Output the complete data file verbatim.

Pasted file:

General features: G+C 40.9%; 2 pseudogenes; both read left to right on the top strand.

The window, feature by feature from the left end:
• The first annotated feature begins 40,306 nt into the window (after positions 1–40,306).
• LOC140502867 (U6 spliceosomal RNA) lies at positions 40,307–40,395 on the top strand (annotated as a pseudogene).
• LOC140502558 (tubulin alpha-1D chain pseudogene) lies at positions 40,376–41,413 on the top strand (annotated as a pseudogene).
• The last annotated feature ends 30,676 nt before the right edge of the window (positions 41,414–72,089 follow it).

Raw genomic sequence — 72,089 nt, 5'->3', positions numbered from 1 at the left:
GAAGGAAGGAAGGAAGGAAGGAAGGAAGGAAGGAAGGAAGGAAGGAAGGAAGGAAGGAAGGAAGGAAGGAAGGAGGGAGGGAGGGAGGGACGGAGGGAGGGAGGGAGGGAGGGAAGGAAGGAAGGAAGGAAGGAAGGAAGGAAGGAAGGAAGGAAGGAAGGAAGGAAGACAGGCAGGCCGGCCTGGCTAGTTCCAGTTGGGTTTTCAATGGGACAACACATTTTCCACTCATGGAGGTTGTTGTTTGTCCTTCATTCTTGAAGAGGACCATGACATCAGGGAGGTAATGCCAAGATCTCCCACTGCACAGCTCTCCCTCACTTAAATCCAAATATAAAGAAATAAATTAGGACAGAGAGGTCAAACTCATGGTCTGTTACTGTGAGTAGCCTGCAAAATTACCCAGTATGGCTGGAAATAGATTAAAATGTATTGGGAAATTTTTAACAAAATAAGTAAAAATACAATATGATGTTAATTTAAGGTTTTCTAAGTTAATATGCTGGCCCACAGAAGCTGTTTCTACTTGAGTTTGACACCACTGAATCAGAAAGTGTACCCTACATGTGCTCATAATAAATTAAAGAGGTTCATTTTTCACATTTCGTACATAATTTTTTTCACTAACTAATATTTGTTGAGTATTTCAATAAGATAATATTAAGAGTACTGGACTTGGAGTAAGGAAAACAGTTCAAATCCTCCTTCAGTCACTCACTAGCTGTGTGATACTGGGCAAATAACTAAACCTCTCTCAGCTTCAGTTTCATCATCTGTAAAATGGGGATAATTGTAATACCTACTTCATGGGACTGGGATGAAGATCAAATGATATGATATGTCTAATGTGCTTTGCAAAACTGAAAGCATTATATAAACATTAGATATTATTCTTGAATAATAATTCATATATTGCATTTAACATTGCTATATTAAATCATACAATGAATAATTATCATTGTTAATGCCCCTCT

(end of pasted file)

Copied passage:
General features: G+C 40.9%; 2 pseudogenes; both read left to right on the top strand.

The window, feature by feature from the left end:
• The first annotated feature begins 40,306 nt into the window (after positions 1–40,306).
• LOC140502867 (U6 spliceosomal RNA) lies at positions 40,307–40,395 on the top strand (annotated as a pseudogene).
• LOC140502558 (tubulin alpha-1D chain pseudogene) lies at positions 40,376–41,413 on the top strand (annotated as a pseudogene).
• The last annotated feature ends 30,676 nt before the right edge of the window (positions 41,414–72,089 follow it).

Raw genomic sequence — 72,089 nt, 5'->3', positions numbered from 1 at the left:
GAAGGAAGGAAGGAAGGAAGGAAGGAAGGAAGGAAGGAAGGAAGGAAGGAAGGAAGGAAGGAAGGAAGGAAGGAGGGAGGGAGGGAGGGACGGAGGGAGGGAGGGAGGGAGGGAAGGAAGGAAGGAAGGAAGGAAGGAAGGAAGGAAGGAAGGAAGGAAGGAAGGAAGACAGGCAGGCCGGCCTGGCTAGTTCCAGTTGGGTTTTCAATGGGACAACACATTTTCCACTCATGGAGGTTGTTGTTTGTCCTTCATTCTTGAAGAGGACCATGACATCAGGGAGGTAATGCCAAGATCTCCCACTGCACAGCTCTCCCTCACTTAAATCCAAATATAAAGAAATAAATTAGGACAGAGAGGTCAAACTCATGGTCTGTTACTGTGAGTAGCCTGCAAAATTACCCAGTATGGCTGGAAATAGATTAAAATGTATTGGGAAATTTTTAACAAAATAAGTAAAAATACAATATGATGTTAATTTAAGGTTTTCTAAGTTAATATGCTGGCCCACAGAAGCTGTTTCTACTTGAGTTTGACACCACTGAATCAGAAAGTGTACCCTACATGTGCTCATAATAAATTAAAGAGGTTCATTTTTCACATTTCGTACATAATTTTTTTCACTAACTAATATTTGTTGAGTATTTCAATAAGATAATATTAAGAGTACTGGACTTGGAGTAAGGAAAACAGTTCAAATCCTCCTTCAGTCACTCACTAGCTGTGTGATACTGGGCAAATAACTAAACCTCTCTCAGCTTCAGTTTCATCATCTGTAAAATGGGGATAATTGTAATACCTACTTCATGGGACTGGGATGAAGATCAAATGATATGATATGTCTAATGTGCTTTGCAAAACTGAAAGCATTATATAAACATTAGATATTATTCTTGAATAATAATTCATATATTGCATTTAACATTGCTATATTAAATCATACAATGAATAATTATCATTGTTAATGCCCCTCT